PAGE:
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After June 23's historic Brexit referendum, in which Britons voted by a margin of about one million votes to leave the European Union, Philip Stephens, the chief political commentator of the Financial Times of London, said that the vote "changed everything."  --  Stephens said it was hard to overestimate its significance:  "Economic and foreign policies crafted over nearly half a century overturned in the course of a single night.  --  A political establishment shattered by an insurgency against the  élites.  --  The nations of the United Kingdom divided; and England split between its metropolitan cities and post-industrial provinces.  --  A vote against globalization.  --  A decision that weakens Europe and the West.  --  Political earthquake is an understatement."[1]  --  In a Los Angeles Times Op-Ed, two European academics called the vote a "catastrophe" in which "British voters willfully walked off a cliff."[2]  --  They said that the American voters will have an opportunity to "make the same mistake by voting for a Trump presidency come November."
1.

[Excerpts]

U.K.'s E.U. Referendum

BREXIT: A VOTE THAT CHANGES EVERYTHING
By Philip Stephens

** A vote against the E.U. could also turn out to become a vote against the United Kingdom **

Financial Times (London)
June 24, 2016

https://next.ft.com/content/61e81a90-3953-11e6-9a05-82a9b15a8ee7

Where to start?  This was a vote that changed everything.  Economic and foreign policies crafted over nearly half a century overturned in the course of a single night.  A political establishment shattered by an insurgency against the elites. The nations of the United Kingdom divided; and England split between its metropolitan cities and post-industrial provinces.  A vote against globalization.  A decision that weakens Europe and the west. Political earthquake is an understatement.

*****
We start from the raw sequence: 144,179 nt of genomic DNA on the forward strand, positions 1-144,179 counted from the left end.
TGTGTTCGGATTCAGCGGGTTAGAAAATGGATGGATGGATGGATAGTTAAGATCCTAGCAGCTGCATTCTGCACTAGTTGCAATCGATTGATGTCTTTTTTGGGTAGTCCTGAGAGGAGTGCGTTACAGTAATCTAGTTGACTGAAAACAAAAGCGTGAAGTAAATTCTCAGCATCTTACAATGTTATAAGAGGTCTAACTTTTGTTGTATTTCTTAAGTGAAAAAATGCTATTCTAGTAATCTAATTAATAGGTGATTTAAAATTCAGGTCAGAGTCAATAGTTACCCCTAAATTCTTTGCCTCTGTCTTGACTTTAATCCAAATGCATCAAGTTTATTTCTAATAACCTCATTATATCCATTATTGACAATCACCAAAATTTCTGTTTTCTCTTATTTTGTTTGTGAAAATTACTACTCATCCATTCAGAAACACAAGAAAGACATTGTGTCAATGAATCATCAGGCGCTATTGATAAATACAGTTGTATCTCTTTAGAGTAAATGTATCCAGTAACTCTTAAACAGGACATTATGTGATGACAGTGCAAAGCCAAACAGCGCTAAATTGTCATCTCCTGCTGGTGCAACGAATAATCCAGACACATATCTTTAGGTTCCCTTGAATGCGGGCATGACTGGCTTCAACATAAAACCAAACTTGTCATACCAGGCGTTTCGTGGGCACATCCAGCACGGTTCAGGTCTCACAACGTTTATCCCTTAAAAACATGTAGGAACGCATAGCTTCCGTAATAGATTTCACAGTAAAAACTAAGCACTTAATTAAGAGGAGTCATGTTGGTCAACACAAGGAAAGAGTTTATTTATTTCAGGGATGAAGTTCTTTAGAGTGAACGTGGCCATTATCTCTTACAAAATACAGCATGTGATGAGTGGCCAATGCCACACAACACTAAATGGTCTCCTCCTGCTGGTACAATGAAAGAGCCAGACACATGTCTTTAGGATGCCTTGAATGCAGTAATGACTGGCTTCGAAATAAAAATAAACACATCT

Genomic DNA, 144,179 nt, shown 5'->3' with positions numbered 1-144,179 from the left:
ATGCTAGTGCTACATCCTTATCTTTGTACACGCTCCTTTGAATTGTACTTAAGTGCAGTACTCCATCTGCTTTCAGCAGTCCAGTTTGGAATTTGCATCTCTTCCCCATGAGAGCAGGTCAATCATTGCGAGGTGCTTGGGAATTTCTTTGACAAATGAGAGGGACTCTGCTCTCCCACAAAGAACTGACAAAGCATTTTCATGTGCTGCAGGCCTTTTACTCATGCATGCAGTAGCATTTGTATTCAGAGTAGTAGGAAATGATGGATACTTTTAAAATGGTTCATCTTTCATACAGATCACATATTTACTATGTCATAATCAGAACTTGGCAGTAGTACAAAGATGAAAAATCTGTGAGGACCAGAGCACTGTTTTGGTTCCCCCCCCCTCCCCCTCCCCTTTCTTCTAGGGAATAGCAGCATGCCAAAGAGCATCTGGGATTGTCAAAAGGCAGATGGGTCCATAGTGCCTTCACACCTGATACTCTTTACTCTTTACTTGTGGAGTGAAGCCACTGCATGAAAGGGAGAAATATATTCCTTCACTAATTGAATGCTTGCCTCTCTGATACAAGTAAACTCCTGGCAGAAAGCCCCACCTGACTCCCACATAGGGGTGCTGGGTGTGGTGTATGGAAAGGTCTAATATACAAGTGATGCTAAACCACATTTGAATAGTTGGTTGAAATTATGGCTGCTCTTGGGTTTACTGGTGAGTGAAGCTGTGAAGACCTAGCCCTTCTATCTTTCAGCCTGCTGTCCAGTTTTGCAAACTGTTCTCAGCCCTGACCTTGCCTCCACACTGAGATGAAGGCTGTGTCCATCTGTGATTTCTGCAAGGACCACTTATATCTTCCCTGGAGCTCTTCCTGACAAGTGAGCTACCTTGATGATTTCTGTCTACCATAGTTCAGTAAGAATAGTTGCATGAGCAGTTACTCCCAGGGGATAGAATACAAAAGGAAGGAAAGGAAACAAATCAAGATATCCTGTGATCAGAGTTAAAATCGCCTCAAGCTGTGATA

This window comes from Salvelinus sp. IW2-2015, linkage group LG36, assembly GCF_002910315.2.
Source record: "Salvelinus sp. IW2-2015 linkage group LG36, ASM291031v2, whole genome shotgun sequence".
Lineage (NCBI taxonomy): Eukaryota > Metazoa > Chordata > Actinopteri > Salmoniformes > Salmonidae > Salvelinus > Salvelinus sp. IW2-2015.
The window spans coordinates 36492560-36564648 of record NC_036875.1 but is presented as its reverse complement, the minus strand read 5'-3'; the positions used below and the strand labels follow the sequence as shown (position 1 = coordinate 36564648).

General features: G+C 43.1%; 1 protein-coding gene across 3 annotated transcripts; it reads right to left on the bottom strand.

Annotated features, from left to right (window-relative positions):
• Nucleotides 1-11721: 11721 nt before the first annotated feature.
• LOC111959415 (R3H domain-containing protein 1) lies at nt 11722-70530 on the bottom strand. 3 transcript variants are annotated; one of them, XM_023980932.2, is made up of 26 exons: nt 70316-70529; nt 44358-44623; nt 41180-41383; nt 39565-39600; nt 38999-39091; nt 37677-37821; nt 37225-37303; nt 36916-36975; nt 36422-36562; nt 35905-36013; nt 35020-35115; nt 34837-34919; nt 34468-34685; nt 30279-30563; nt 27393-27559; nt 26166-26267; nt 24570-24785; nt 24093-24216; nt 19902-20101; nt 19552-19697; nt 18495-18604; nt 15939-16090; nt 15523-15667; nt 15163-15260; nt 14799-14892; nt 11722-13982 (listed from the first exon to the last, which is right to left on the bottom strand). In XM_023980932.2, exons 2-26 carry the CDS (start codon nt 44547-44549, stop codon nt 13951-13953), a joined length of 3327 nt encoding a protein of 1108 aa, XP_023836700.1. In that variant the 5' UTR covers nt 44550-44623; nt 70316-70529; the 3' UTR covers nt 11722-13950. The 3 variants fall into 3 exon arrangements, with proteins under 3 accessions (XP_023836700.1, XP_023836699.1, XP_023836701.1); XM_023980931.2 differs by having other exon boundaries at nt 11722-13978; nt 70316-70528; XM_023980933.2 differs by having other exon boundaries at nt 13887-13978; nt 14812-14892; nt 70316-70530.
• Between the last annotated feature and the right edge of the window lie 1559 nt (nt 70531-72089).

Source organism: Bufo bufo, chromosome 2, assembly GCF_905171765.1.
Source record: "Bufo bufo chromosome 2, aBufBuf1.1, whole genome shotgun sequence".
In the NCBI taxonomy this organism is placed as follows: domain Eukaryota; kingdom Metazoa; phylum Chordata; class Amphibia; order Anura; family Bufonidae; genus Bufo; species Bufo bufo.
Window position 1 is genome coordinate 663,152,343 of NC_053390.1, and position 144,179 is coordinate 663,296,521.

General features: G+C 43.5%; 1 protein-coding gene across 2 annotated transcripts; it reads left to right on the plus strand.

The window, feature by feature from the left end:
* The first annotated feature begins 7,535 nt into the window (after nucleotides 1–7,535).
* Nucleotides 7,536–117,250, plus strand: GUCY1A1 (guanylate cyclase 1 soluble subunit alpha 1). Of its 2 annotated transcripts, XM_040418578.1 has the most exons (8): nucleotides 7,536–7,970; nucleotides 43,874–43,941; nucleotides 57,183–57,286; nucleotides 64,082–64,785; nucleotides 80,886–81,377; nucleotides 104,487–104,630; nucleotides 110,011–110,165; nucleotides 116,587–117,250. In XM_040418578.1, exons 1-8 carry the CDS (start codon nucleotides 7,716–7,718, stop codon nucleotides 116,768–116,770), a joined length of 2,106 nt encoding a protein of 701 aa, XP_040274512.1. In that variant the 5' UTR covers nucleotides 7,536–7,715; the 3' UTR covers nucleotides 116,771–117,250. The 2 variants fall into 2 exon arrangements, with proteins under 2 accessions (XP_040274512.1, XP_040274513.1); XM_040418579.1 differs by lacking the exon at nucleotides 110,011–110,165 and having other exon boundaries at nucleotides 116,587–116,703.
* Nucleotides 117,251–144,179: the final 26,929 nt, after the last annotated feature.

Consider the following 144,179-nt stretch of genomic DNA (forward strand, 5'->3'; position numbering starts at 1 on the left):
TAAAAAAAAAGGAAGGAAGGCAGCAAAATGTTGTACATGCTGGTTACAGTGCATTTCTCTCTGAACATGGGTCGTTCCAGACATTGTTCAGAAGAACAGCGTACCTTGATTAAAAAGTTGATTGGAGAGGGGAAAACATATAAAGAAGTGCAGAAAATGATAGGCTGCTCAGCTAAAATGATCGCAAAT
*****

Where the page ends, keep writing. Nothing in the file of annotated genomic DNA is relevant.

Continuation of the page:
. . .

A vote against the E.U. could well turn out also to be a vote against the United Kingdom.  The Brexiters were English nationalists.  Scotland and Northern Ireland wanted to remain. . . .

. . .

Across advanced democracies politics has been soured by resentment against wealthy élites.  Look across Europe, or across the Atlantic to Donald Trump’s Republican presidential campaign, and you see the same seething discontent about globalization, migration, and cuts in welfare.  The postwar political order, dominated as it has been by parties of the center-right and center-left, is under unprecedented strain.  Rising populism of the extreme left and right has begun to sound echoes of the 1930s.

. . .